The optimal means for detecting and managing liver transplantation (LT) patients with latent tuberculosis (TB) are not well defined. Our study aims were to (1) determine the frequency and risk factors of latent TB in a large cohort of consecutive adult LT candidates and (2) determine the safety and efficacy of isoniazid treatment in LT recipients with latent TB. A review of patients assessed for latent TB by skin testing using purified protein derivative (PPD; January 2004 to September 2008) or with the interferon-γ release assay QuantiFERON-TB Gold (QFT; March 2008 to October 2009) was undertaken. The baseline clinical features and outcomes of subjects with latent TB and subjects without latent TB were compared. Twenty-five of 420 subjects (6.0%) were positive for PPD. In comparison, 11 of 119 subjects (9.2%) had a positive QFT assay, and 15 others (13%) had indeterminate results. Both PPD-positive and QFT-positive subjects were less likely to be Caucasian than subjects without latent TB (p < 0.001). The 3-year survival rate of the 25 LT recipients with latent TB was similar to that of the 296 LT recipients without latent TB (78.7% versus 74.6%, P = 0.58). Fifteen of the 25 latent TB patients received isoniazid at a mean of 0.67 months after LT. Although isoniazid was discontinued in 8 subjects because of possible side effects, none of the 25 latent TB patients developed TB reactivation after transplantation with a mean follow-up of 33 months. In conclusion, both QFT testing and PPD testing demonstrate similar rates of detecting latent TB infection in American LT candidates, but QFT testing also leads to a moderate rate of indeterminate test results. Early isoniazid chemoprophylaxis after LT is poorly tolerated and is frequently discontinued.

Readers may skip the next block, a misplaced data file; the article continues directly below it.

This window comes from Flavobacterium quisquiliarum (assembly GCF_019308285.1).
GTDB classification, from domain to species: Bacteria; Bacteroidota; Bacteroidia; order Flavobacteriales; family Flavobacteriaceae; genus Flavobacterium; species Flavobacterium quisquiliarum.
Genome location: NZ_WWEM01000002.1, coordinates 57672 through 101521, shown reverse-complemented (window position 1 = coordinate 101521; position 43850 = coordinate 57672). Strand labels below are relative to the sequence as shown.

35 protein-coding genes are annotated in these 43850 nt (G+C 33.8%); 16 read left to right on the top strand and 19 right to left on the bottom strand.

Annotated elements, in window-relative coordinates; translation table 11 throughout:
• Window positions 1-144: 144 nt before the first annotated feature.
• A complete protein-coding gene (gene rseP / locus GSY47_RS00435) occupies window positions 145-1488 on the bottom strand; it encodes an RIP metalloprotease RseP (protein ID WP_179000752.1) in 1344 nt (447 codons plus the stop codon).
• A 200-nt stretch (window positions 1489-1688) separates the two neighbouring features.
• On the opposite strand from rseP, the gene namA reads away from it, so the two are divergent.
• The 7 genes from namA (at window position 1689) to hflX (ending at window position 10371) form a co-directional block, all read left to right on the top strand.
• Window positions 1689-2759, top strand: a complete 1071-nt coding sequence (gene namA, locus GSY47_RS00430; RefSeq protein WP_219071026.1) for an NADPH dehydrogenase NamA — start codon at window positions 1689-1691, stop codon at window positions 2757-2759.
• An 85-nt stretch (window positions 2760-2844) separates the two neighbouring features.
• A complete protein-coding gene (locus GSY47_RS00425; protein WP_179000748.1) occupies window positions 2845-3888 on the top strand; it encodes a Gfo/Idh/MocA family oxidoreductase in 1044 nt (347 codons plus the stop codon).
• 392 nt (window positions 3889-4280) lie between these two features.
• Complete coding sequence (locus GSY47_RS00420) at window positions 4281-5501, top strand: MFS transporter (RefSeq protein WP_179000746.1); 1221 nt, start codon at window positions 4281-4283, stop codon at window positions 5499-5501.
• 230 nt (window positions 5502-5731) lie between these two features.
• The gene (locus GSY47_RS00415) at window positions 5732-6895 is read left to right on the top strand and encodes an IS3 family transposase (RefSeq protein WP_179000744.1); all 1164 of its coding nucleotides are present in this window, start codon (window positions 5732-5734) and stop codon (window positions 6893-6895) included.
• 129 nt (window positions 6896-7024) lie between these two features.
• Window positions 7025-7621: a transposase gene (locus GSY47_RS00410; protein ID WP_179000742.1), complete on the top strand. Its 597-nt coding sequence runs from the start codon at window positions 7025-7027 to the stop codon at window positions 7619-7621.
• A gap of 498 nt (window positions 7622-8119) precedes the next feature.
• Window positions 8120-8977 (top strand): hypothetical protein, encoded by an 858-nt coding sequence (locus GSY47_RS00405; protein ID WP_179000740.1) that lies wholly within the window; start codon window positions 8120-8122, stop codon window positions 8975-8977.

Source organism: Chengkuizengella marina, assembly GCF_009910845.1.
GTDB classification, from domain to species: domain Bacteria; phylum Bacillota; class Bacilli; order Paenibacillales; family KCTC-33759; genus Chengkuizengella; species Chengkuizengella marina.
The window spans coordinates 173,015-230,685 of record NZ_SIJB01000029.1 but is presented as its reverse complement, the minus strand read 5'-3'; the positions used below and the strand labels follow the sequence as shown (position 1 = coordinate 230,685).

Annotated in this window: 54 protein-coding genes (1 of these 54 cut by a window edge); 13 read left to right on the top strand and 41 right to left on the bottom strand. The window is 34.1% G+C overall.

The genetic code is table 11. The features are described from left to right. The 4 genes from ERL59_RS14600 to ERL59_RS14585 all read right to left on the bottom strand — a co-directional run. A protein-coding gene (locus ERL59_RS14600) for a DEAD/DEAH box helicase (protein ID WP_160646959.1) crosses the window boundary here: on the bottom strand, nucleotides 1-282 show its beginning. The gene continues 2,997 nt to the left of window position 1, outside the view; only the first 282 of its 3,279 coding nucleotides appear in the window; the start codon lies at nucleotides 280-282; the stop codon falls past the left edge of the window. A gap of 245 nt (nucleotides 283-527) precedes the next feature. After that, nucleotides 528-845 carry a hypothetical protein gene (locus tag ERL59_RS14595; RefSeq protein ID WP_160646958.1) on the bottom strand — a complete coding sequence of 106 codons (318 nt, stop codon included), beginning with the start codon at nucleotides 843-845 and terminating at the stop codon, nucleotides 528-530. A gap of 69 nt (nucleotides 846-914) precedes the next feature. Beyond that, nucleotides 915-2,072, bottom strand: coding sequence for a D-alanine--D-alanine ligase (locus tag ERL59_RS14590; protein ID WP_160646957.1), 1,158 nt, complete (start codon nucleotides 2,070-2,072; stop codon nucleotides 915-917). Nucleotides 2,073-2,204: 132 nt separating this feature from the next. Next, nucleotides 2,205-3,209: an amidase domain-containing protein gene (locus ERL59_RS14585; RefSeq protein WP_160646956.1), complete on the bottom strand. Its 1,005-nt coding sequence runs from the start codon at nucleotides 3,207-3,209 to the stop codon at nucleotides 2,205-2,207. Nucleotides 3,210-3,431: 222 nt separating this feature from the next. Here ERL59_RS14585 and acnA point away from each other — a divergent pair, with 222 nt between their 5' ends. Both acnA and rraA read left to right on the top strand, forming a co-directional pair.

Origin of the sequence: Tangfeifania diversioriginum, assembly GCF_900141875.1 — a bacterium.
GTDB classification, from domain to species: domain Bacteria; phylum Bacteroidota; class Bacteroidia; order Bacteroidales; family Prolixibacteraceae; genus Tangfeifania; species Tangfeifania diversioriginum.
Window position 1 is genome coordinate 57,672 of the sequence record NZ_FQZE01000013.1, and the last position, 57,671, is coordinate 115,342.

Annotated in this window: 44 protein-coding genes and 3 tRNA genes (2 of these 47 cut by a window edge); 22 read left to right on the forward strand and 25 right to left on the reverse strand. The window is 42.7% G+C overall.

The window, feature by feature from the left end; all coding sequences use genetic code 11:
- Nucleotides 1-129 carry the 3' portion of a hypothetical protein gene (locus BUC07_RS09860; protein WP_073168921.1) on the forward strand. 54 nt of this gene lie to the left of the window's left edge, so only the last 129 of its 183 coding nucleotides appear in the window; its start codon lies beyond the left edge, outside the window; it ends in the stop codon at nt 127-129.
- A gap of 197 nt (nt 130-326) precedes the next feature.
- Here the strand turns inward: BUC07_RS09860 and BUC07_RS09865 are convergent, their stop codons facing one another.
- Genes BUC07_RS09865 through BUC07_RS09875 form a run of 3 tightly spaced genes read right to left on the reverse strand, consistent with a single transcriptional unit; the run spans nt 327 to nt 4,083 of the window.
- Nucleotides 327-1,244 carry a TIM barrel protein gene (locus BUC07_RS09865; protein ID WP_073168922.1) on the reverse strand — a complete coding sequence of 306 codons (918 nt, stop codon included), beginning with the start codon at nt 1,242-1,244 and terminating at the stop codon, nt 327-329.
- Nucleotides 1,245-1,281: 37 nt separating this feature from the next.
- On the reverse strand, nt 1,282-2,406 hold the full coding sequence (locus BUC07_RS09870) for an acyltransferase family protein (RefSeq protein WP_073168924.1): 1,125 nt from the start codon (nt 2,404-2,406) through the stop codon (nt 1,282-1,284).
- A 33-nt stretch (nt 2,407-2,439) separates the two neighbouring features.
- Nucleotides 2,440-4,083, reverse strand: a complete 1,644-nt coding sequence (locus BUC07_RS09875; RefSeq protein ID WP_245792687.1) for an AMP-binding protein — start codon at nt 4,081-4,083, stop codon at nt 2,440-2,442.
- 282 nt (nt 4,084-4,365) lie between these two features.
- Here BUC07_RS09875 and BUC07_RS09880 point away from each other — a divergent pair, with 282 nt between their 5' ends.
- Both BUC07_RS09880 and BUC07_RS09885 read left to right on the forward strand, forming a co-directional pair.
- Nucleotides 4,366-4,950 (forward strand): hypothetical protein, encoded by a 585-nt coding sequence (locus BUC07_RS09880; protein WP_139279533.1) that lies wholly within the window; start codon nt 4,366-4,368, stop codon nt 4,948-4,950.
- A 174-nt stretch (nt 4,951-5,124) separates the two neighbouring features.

ASJC Scopus subject areas